its daily bread.
Often she does this directly, as in case of the farmer's wife, who usually works as hard as her husband, and, indeed, in new communities, where domestics are hard to get, much harder.
Even in this case it is almost always the husband who is the treasurer, who collects the money earned, and “gives” --or perhaps does not give it to his wife.
But where her share is not so obvious, it is just as essential.
Every woman who takes care of her own household lifts exactly that much off her husband's shoulders, and leaves him free to attend to the outside business of the firm, for which the money comes in. Alas!
many a woman works herself to death before her husband discovers, by what it costs him to buy the services of housekeepers and nurses, that the mere material labor of his wife was worth a salary.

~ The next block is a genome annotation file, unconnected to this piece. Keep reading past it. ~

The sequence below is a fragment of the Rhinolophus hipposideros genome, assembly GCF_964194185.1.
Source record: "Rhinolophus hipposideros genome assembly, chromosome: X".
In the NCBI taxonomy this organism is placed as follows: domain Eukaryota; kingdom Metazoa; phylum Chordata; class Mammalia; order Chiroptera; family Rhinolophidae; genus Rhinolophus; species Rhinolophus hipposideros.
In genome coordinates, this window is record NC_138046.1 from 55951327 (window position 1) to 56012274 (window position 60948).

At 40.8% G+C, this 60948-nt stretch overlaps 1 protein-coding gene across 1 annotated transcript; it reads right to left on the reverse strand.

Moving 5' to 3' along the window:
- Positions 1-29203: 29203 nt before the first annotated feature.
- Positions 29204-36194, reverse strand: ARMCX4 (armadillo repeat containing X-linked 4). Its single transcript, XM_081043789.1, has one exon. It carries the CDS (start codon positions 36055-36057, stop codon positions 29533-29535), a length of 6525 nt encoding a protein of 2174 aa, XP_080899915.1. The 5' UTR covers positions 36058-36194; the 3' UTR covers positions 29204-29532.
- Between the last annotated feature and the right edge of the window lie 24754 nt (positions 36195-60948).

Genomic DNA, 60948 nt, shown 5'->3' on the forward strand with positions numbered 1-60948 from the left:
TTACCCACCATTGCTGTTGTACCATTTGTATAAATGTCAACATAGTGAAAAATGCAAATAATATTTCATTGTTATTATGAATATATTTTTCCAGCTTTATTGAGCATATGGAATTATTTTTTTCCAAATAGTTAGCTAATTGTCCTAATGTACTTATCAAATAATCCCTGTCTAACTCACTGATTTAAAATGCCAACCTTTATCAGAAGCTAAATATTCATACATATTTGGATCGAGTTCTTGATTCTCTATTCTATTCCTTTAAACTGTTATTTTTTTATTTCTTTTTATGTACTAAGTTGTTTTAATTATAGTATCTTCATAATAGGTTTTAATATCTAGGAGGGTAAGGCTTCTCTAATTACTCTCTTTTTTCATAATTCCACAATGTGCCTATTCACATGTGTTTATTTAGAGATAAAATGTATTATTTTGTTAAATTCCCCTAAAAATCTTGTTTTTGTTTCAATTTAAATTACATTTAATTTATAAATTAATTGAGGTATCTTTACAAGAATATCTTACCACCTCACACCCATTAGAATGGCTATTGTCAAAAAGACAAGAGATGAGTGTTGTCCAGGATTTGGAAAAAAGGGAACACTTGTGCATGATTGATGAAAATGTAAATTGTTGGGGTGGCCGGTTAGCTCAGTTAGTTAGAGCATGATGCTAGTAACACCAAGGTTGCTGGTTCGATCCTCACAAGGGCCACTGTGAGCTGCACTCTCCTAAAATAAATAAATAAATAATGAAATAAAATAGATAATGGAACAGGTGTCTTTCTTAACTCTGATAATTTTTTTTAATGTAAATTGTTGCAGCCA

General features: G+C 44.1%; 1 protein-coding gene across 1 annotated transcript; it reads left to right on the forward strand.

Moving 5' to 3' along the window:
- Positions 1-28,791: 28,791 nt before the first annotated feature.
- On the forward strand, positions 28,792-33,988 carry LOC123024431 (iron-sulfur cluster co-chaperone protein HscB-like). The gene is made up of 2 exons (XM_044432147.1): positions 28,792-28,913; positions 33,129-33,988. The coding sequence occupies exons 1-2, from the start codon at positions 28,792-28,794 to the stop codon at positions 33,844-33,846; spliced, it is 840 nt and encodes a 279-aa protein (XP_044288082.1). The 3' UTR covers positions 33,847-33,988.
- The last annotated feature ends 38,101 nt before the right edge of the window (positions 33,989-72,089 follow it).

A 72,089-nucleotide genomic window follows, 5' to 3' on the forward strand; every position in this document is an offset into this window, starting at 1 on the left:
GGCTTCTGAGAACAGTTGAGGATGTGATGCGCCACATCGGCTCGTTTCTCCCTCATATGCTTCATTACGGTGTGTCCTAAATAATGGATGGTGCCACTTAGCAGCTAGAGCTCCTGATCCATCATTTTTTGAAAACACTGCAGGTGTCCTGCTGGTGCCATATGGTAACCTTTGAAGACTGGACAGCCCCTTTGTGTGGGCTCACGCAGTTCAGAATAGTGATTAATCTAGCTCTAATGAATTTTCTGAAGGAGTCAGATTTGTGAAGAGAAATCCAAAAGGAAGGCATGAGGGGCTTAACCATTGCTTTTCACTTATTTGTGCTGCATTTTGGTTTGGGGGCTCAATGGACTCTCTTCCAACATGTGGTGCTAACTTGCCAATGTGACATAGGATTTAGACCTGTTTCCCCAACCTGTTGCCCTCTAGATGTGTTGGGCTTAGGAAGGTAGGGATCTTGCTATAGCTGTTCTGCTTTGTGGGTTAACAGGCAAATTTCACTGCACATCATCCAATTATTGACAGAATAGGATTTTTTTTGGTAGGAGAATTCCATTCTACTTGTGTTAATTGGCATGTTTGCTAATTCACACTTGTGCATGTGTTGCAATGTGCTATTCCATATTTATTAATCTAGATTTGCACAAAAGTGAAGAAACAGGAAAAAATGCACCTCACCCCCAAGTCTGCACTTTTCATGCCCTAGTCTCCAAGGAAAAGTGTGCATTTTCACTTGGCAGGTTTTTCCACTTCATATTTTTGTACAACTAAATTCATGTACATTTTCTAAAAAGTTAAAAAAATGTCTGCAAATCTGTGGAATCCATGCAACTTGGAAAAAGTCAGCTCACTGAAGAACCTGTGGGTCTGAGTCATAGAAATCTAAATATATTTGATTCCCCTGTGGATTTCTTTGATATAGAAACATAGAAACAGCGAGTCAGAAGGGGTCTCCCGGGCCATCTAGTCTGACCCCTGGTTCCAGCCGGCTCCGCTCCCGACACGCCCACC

He is happy if he does not see reason to think that if he had only “given” her the amount of that salary he might have saved her. After all, Whittier
is mistaken; it is not “It might have been!”
that are the saddest words.
“ad I only known!”
are a great deal sadder.
Some time or other, it may be, we shall discover the simple mathematical formula by which to adjust this matter of income.
Meanwhile we must guess at it. It will be evident, on a little thought, that a married woman needs much more than an allowance for food and clothing — the food to be shared by